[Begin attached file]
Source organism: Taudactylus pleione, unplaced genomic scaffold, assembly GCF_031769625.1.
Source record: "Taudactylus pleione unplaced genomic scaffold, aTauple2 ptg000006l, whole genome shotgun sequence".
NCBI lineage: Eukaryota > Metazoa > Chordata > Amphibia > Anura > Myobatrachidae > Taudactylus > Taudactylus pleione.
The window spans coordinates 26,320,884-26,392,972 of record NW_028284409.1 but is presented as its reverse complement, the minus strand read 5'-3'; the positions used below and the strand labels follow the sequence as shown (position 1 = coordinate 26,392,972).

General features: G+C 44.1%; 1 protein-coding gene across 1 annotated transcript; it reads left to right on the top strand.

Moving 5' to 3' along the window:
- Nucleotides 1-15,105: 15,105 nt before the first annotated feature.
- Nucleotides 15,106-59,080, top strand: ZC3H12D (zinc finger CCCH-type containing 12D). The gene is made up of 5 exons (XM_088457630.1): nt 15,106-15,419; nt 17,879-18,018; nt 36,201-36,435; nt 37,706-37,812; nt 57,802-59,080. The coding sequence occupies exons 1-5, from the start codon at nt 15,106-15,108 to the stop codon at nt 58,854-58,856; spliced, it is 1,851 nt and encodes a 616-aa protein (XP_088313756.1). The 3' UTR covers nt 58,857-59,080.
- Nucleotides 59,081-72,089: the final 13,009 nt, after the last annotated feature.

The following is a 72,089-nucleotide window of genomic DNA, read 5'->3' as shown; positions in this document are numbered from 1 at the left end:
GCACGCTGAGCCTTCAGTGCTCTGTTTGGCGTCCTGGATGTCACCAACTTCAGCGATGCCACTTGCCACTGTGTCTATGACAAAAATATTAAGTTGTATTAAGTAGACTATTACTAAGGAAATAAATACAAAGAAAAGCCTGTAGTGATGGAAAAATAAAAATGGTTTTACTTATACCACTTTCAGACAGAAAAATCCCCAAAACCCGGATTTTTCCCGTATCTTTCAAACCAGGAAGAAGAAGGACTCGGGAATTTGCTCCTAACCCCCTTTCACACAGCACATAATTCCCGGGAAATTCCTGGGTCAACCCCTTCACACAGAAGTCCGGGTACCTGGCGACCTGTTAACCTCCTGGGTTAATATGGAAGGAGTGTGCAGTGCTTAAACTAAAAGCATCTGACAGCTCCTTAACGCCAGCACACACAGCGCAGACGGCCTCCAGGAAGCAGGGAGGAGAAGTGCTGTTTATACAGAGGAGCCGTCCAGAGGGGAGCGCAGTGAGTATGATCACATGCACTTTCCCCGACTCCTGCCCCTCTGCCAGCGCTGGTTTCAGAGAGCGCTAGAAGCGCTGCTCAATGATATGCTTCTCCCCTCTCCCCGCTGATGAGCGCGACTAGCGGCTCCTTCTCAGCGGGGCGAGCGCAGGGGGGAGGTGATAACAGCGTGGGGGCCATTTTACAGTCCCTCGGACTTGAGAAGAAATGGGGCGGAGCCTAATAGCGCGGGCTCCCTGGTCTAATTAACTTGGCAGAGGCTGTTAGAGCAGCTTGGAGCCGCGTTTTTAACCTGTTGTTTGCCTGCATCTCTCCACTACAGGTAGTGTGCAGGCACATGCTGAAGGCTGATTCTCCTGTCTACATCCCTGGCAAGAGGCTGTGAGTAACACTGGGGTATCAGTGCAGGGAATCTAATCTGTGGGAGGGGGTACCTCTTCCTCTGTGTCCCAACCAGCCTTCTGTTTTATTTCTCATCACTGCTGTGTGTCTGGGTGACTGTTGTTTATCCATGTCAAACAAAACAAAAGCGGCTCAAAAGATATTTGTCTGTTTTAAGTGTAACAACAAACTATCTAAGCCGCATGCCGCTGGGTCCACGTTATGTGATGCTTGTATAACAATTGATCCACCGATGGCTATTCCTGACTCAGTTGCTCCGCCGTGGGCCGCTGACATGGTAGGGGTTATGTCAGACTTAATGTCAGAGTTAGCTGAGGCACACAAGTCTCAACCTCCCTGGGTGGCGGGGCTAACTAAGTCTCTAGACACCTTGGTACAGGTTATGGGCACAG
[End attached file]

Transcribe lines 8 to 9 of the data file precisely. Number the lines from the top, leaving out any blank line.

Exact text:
- Nucleotides 15,106-59,080, top strand: ZC3H12D (zinc finger CCCH-type containing 12D). The gene is made up of 5 exons (XM_088457630.1): nt 15,106-15,419; nt 17,879-18,018; nt 36,201-36,435; nt 37,706-37,812; nt 57,802-59,080. The coding sequence occupies exons 1-5, from the start codon at nt 15,106-15,108 to the stop codon at nt 58,854-58,856; spliced, it is 1,851 nt and encodes a 616-aa protein (XP_088313756.1). The 3' UTR covers nt 58,857-59,080.
- Nucleotides 59,081-72,089: the final 13,009 nt, after the last annotated feature.